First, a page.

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A review of the ethnobotanical uses, pharmacology, toxicology, management and cultivation of selected South African protected multi-purpose tree species
- van Wyk, A.S., Prinsloo, G.
- South African journal of botany 2019 v.124 pp. 258-269
- Warburgia salutaris, bark, beverages, conservation status, construction materials, environmental law, ethnobotany, extinction, fruits, fuelwood, habitats, harvesting, household products, laws and regulations, livelihood, medicine, multipurpose trees, pharmacology, roots, rural communities, seeds, selection criteria, toxicology, South Africa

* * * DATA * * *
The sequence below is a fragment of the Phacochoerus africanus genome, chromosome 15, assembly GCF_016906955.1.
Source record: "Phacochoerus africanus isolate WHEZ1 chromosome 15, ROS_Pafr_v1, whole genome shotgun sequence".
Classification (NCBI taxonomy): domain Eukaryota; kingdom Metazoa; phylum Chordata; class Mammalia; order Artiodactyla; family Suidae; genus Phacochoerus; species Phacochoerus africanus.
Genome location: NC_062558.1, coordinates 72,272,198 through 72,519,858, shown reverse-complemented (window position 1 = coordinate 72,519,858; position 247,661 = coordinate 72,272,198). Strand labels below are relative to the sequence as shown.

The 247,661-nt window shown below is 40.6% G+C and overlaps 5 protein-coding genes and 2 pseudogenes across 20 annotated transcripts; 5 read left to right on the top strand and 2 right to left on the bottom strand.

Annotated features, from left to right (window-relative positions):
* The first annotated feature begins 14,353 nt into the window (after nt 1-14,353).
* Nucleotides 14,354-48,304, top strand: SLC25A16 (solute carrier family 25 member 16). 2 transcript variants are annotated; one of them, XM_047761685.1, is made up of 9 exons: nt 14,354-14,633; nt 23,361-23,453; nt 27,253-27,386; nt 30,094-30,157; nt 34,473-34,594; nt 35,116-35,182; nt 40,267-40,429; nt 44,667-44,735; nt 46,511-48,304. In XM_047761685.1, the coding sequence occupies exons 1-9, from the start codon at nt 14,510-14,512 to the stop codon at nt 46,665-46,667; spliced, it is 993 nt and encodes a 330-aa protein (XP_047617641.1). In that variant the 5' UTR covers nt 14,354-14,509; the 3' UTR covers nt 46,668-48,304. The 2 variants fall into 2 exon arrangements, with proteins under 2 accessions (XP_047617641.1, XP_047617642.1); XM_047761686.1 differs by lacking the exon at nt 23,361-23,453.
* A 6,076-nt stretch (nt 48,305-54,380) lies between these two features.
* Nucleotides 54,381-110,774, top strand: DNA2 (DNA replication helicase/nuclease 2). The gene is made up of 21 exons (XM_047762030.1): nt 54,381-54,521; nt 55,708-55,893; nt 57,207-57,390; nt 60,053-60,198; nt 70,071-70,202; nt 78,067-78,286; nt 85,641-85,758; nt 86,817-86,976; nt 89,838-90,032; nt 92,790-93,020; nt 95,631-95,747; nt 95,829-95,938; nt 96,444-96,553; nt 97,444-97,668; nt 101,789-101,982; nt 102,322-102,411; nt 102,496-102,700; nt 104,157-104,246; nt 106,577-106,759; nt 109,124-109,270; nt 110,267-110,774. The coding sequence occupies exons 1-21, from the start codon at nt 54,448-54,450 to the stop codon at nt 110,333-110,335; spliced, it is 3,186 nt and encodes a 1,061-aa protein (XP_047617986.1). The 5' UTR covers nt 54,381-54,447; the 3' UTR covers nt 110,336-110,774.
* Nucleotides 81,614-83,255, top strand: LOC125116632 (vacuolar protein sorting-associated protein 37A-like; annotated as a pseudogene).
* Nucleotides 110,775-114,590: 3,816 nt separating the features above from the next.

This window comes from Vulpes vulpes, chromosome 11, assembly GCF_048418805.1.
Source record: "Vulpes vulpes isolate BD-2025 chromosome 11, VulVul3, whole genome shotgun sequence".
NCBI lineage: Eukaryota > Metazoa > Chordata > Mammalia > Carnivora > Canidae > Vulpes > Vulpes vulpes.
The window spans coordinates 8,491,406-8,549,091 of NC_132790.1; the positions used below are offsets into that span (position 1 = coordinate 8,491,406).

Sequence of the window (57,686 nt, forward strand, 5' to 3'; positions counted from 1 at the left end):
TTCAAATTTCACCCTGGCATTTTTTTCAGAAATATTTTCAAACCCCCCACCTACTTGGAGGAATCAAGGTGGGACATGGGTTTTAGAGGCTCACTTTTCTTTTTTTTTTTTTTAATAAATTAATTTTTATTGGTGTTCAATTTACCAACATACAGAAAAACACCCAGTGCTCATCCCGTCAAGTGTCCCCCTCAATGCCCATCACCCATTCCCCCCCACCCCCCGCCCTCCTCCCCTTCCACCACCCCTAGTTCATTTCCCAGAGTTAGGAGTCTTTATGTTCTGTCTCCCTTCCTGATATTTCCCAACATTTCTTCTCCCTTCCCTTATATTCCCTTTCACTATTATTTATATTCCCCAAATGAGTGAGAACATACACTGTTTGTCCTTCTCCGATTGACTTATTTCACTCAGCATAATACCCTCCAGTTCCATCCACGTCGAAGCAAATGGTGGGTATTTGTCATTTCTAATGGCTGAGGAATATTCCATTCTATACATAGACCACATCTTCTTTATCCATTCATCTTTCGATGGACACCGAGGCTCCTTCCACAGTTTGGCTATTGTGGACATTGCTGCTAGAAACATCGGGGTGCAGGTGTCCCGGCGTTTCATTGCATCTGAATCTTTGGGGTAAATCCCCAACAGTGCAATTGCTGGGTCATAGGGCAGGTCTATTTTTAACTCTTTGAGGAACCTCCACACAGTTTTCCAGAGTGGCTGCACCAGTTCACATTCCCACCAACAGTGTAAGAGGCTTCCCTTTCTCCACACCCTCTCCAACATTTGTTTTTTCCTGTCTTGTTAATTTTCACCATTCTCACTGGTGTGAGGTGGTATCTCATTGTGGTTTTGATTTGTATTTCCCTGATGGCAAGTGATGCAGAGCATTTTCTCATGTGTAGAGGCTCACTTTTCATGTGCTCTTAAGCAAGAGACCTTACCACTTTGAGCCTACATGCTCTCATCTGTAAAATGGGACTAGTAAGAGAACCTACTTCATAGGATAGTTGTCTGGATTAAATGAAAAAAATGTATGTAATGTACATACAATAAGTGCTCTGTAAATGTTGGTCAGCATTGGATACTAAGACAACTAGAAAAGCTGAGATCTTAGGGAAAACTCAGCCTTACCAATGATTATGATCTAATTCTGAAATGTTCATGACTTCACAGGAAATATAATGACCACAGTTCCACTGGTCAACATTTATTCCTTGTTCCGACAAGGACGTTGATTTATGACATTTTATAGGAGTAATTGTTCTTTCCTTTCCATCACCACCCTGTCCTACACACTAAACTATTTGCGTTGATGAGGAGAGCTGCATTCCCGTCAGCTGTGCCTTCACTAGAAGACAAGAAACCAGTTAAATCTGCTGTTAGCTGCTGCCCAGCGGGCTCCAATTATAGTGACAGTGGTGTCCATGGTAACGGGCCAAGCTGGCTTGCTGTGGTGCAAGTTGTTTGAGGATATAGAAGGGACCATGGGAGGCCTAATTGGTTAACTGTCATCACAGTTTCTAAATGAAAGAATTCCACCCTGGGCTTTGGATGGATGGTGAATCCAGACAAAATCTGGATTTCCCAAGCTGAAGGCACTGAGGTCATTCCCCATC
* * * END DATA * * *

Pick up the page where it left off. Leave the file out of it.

- Multi-purpose tree species contribute towards the livelihoods of people in rural communities. Bark, roots, fruits and seeds of several South African indigenous tree species are harvested to use as medicines, food and/or beverages. The woody parts of the same trees are often also used as firewood or building material, or for the production of carved household products. Many South African tree species have specific habitat requirements that limit their distribution, and several also have low reproduction and growth rates. South Africa has 44 indigenous tree species that are protected by law. South Africa's environmental legislation prohibits the harvesting of protected plants or plant parts, however, legislation merely slowed down the rate of increase in exploitation without providing a sustainable solution. The management of indigenous tree species in their natural habitats is essential, however, the cultivation of culturally important protected multi-purpose tree species should also be promoted considering that multi-purpose tree species are more vulnerable to extinction than single-use tree species. This review therefore discusses the ethnobotanical uses, management and the cultivation possibilities/methods of selected indigenous protected multi-purpose South African tree species. The review further provides pharmacological and toxicological reports of the selected species. The selection criteria included the tree species' multiple uses, its protected status, its conservation status and its cultural importance as a medicine. One single-use protected indigenous tree species, Warburgia salutaris, is included in this review due its cultural importance as a medicine.